The Trump administration's ESA plan is as illegal as it's bad for wildlife. Here are 4 reasons why.

Mark Rupp

As the public comment period closed for the Trump administration’s plan to overhaul the 1973 Endangered Species Act, the dangerous ramifications of the proposals had become clear. And unfortunately, instead of reducing conflicts in conservation, they will invite more.

Here are four takeaways from Trump’s ESA changes you should be aware of, and why they matter.

1) Illegally takes economic considerations into account

The administration wants to remove regulatory language that prohibits the U.S. Fish and Wildlife Service and National Marine Fisheries Service from considering costs or other economic impacts when deciding whether a species should be listed as “threatened” or “endangered.”

Such a change would be akin to considering the cost of treatment when making a medical diagnosis – when treatment should never determine how a doctor diagnoses a patient. Under the ESA, listing decisions must be made “solely on the basis of the best scientific and commercial data available.”

If the U.S. Department of Interior continues in this direction it’s sure to be challenged in court.

2) Sidesteps climate change risks

This rule change would let the Fish and Wildlife and the National Marine Fisheries services avoid designating critical habitat when federal consultation can’t directly resolve the problem at hand – for example, when “melting glaciers” and “loss of sea ice” contribute to population declines.

It means that critical habitat designation for species affected by climate change, such as the polar bear and wolverine, would cease. Never mind that scientists predict climate change could lead to the extinction of 40 percent of North American species by 2050.

This rule change patently disregards settled science. Given the ever-increasing impacts of climate change on ecosystems, it would allow the agencies to ignore critical habitat designations for most listed species. It’s contrary to their mandate from Congress and could be disastrous for wildlife in America.

3) Removes blanket 4(d) rule

This bureaucratic-sounding rule is critically important: For the first time since 1978, it would remove default protections for threatened species and require the Fish and Wildlife Service to make recovery plans on a case-by-case basis. The agency is neither staffed nor funded to do that, which means vulnerable wildlife will fall through the cracks.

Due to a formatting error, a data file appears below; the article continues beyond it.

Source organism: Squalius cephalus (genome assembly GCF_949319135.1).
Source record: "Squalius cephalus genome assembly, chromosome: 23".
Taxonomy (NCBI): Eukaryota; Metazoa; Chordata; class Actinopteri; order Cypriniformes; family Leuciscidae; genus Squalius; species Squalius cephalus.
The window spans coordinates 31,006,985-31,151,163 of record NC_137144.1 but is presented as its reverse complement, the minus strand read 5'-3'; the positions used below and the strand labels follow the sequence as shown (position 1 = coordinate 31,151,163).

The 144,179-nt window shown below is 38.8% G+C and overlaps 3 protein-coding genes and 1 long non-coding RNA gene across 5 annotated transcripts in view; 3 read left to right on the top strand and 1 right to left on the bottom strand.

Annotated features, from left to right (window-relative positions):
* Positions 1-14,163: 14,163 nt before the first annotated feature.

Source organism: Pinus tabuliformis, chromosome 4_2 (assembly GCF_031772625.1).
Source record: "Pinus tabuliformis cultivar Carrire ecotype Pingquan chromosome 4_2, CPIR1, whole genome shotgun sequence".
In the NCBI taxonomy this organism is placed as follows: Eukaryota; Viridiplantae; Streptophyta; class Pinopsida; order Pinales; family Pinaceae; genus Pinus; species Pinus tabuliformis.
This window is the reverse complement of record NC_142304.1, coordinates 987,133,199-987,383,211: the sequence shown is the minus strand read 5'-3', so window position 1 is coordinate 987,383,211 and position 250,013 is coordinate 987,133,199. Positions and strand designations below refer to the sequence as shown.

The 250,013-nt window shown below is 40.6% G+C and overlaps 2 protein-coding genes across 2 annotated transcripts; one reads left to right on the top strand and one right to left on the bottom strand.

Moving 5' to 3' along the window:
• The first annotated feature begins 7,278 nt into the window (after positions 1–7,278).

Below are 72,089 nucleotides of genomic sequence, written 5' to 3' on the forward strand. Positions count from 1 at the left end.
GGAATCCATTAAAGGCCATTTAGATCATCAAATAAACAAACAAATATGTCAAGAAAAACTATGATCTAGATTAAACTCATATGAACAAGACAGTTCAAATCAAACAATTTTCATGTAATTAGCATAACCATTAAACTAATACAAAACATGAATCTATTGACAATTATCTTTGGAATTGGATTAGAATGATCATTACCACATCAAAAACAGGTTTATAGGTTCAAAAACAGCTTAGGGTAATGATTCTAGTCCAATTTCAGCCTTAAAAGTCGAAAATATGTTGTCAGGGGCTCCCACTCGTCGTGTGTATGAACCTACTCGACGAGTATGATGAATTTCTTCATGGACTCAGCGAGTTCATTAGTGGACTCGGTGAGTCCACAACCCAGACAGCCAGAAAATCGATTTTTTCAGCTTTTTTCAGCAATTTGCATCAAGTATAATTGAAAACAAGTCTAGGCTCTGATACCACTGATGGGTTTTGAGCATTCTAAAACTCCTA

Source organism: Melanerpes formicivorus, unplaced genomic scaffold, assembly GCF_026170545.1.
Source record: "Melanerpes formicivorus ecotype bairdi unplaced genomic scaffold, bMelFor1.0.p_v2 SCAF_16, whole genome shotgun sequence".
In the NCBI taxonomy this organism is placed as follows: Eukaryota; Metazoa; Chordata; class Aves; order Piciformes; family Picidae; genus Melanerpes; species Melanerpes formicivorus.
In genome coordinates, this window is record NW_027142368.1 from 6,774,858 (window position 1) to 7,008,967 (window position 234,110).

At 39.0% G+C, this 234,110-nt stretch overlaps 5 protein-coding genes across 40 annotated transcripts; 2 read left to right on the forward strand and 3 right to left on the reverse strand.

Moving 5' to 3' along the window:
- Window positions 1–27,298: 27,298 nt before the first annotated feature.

Under the blanket rule, species automatically earn protection from habitat changes that kill, injure or harm them – an essential and practical provision with built-in flexibility that provides certainty for landowners, saves agency resources and keeps species off the endangered species list.

If special rules must be devised for each threatened species, listing protections will lack national consistency and landowners will have little clarity on how they affect private property. Vulnerable species, meanwhile, would be risking extinction.

4) Changes critical habitat designations

These designations are the key mechanism through which Congress set out to protect endangered species 45 years ago. Importantly, it provides a toolbox for implementing the law that has also helped the Fish and Wildlife and the National Marine Fisheries services identify and protect historic ranges for restoration or rehabilitation, among other things.

Critical habitat designations have at times clashed with the interests of landowners. The law is flexible, however, and policymakers have numerous ways to address such conflicts under the ESA. But the administration’s current plan does little to address the underlying problem.

Instead, it would use convoluted definitions to limit habitat designation, making recovery harder and more expensive in the long run. In reality, critical habitat designations rarely, if ever, prevent development on private land, a 2015 study found.

So what’s next?

The Trump administration will try to move this forward as quickly as possible, but it will likely be months before the tens of thousands of public comments submitted by the September 24 deadline are reviewed and a final rule is published. Assuming the administration continues to push for its ESA overhaul, the battle over wildlife protections will continue.

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